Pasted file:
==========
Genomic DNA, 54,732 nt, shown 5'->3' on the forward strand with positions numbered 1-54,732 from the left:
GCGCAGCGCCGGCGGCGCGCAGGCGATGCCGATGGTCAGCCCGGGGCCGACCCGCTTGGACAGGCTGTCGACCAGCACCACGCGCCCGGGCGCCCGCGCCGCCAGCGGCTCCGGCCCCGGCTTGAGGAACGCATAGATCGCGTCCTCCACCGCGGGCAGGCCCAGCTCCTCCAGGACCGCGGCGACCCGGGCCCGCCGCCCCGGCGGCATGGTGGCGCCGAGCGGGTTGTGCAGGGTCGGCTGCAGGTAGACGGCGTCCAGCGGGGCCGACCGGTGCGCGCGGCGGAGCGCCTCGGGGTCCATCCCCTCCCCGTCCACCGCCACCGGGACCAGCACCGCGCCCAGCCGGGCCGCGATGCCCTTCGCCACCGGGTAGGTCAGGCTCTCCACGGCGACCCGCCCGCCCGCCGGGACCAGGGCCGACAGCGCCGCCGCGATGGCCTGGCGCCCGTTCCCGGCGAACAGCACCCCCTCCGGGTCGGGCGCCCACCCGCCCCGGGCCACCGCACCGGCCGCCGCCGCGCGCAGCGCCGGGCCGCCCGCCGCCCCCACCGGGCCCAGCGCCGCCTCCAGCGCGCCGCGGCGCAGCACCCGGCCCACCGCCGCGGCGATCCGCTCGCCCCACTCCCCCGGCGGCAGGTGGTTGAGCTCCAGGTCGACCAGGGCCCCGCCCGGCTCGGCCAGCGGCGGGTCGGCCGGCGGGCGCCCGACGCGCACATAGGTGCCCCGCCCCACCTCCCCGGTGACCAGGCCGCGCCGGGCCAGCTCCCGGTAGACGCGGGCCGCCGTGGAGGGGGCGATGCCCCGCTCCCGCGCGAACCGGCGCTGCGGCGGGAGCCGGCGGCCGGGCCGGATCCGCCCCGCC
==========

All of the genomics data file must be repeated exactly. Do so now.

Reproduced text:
Genomic DNA, 54,732 nt, shown 5'->3' on the forward strand with positions numbered 1-54,732 from the left:
GCGCAGCGCCGGCGGCGCGCAGGCGATGCCGATGGTCAGCCCGGGGCCGACCCGCTTGGACAGGCTGTCGACCAGCACCACGCGCCCGGGCGCCCGCGCCGCCAGCGGCTCCGGCCCCGGCTTGAGGAACGCATAGATCGCGTCCTCCACCGCGGGCAGGCCCAGCTCCTCCAGGACCGCGGCGACCCGGGCCCGCCGCCCCGGCGGCATGGTGGCGCCGAGCGGGTTGTGCAGGGTCGGCTGCAGGTAGACGGCGTCCAGCGGGGCCGACCGGTGCGCGCGGCGGAGCGCCTCGGGGTCCATCCCCTCCCCGTCCACCGCCACCGGGACCAGCACCGCGCCCAGCCGGGCCGCGATGCCCTTCGCCACCGGGTAGGTCAGGCTCTCCACGGCGACCCGCCCGCCCGCCGGGACCAGGGCCGACAGCGCCGCCGCGATGGCCTGGCGCCCGTTCCCGGCGAACAGCACCCCCTCCGGGTCGGGCGCCCACCCGCCCCGGGCCACCGCACCGGCCGCCGCCGCGCGCAGCGCCGGGCCGCCCGCCGCCCCCACCGGGCCCAGCGCCGCCTCCAGCGCGCCGCGGCGCAGCACCCGGCCCACCGCCGCGGCGATCCGCTCGCCCCACTCCCCCGGCGGCAGGTGGTTGAGCTCCAGGTCGACCAGGGCCCCGCCCGGCTCGGCCAGCGGCGGGTCGGCCGGCGGGCGCCCGACGCGCACATAGGTGCCCCGCCCCACCTCCCCGGTGACCAGGCCGCGCCGGGCCAGCTCCCGGTAGACGCGGGCCGCCGTGGAGGGGGCGATGCCCCGCTCCCGCGCGAACCGGCGCTGCGGCGGGAGCCGGCGGCCGGGCCGGATCCGCCCCGCC